• “Joy doing work with those who enjoy doing work with you.”

When we all said goodbye that evening, it felt like we had only — and reluctantly — paused the energy.

My three takeaways? First, gather up a good set of questions and some great minds, and then trust the process. Better things will happen than you could have predicted. (Thanks, team!)

Second, I hope mayoral candidates will allow themselves the courage to enter into connections between work, self, and city — whether other peoples’ stories or their own. It can be a better route to transformative decisions than the seeming (and false) certainty of promises. How can you be productively vulnerable in your work? Can you see your own job as helping create a city that encourages people to grow in their work?

And third: We’ve only just begun.

This article originally appeared at WHYY NewsWork and is reproduced here with permission of Susan Richardson, Human at Work blogger.

Susan Richardson  |  Human at Work  |
“Spirituality is embedded in our real-life bodily stuff,” is Susan’s basic (inelegant) take on theology. The Assistant Minister at Christ Church Philadelphia, where she loves working with all ages and stages of life, Susan is also adjunct faculty in world religions at the College of New Jersey and freelance editor/research for the Faith and Work Initiative at Princeton University. As second-career clergy, she’s always had a particular interest in how spirituality comes to work with us, one way or another. (Image courtesy of Jacques-Jean Tiziou)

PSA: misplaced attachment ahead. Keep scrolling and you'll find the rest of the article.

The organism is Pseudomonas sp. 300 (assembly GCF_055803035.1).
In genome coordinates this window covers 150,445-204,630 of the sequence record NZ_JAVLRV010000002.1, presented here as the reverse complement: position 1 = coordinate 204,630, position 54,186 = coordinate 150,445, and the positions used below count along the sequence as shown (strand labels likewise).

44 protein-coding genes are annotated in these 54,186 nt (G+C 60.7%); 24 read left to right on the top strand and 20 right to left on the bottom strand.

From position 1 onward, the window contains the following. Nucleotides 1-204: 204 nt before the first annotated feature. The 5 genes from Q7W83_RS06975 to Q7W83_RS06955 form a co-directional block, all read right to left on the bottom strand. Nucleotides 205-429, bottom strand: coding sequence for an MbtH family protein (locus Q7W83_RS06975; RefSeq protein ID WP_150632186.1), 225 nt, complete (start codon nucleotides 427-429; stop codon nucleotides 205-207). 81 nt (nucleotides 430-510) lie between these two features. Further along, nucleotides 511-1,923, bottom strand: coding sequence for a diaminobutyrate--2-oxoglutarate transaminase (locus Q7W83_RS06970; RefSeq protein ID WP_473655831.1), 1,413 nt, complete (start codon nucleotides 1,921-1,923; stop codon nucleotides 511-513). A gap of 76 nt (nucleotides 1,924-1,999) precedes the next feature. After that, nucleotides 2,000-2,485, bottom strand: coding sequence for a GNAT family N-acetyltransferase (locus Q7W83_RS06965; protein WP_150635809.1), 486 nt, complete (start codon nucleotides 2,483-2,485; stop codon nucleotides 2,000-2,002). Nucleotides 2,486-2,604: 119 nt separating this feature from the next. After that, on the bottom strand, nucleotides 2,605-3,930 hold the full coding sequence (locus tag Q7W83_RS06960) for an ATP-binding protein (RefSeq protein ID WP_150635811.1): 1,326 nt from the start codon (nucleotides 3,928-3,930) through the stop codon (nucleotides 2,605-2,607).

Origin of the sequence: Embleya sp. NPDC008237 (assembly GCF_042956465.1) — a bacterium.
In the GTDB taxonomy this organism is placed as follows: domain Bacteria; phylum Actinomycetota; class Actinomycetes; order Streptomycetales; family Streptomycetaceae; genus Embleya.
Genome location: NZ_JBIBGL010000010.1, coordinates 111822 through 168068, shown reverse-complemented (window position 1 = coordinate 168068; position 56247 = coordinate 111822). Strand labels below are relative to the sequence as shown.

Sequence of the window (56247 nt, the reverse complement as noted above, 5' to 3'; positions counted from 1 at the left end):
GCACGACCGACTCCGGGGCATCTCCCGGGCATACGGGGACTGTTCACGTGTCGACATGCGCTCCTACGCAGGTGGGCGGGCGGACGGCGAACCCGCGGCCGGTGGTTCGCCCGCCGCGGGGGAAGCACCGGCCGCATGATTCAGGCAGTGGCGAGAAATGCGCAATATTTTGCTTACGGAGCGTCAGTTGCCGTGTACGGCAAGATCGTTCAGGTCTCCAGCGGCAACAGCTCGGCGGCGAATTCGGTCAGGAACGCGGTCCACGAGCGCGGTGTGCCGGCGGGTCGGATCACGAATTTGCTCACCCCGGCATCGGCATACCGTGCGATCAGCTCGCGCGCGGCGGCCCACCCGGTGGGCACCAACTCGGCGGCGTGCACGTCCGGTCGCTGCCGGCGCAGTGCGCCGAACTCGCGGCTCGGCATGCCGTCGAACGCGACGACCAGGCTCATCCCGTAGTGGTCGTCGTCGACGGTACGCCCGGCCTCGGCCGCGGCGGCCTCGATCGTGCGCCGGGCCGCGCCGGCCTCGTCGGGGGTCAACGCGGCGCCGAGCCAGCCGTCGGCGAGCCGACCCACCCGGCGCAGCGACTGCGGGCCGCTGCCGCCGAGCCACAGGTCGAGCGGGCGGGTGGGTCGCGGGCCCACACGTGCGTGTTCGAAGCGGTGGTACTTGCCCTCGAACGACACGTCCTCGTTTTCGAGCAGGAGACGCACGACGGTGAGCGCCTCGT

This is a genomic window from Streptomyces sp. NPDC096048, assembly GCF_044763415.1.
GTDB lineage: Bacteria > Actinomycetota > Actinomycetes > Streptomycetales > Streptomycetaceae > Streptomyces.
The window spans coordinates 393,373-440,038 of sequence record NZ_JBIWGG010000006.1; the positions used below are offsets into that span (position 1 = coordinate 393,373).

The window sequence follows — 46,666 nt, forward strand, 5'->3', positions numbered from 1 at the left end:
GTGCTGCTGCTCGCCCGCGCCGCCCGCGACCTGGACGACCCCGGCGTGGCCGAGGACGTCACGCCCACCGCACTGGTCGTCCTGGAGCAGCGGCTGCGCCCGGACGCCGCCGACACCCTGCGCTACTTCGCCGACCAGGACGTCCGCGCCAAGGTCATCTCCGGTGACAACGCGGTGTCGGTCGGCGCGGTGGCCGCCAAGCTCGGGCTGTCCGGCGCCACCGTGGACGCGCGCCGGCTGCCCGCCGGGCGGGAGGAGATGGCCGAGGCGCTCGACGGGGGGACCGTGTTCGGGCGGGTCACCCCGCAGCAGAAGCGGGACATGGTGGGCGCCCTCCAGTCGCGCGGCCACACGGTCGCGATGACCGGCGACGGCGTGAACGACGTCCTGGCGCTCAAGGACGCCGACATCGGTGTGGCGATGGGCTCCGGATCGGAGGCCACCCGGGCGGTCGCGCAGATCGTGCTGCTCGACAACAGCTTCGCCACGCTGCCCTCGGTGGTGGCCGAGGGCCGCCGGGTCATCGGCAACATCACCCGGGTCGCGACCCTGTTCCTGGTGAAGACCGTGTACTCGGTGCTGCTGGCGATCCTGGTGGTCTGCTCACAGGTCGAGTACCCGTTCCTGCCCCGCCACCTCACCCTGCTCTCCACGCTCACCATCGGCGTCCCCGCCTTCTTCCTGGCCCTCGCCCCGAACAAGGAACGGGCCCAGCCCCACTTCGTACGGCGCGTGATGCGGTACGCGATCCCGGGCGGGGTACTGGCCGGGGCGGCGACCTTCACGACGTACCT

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The Good Life Takes Resilience


We seldom talk about the warrior spirit in our Courage & Renewal retreats. I haven’t been a warrior myself, although my father did hard combat service in the Pacific in 1944 and never spoke of it to his children. I only know it haunted him.

That’s why the story behind this new book caught my attention. In RESILIENCE, Navy SEAL Eric Greitens writes letters to a brother in arms who is struggling with PTSD and the aftermath of serving in Afghanistan.

His friend needs the courage to come back to life. The courage to create “the good life” for himself by reconnecting to meaning and purpose. And tapping into wisdom, including his own. He needs to find what to do with his suffering wrought by combat. He needs resilience.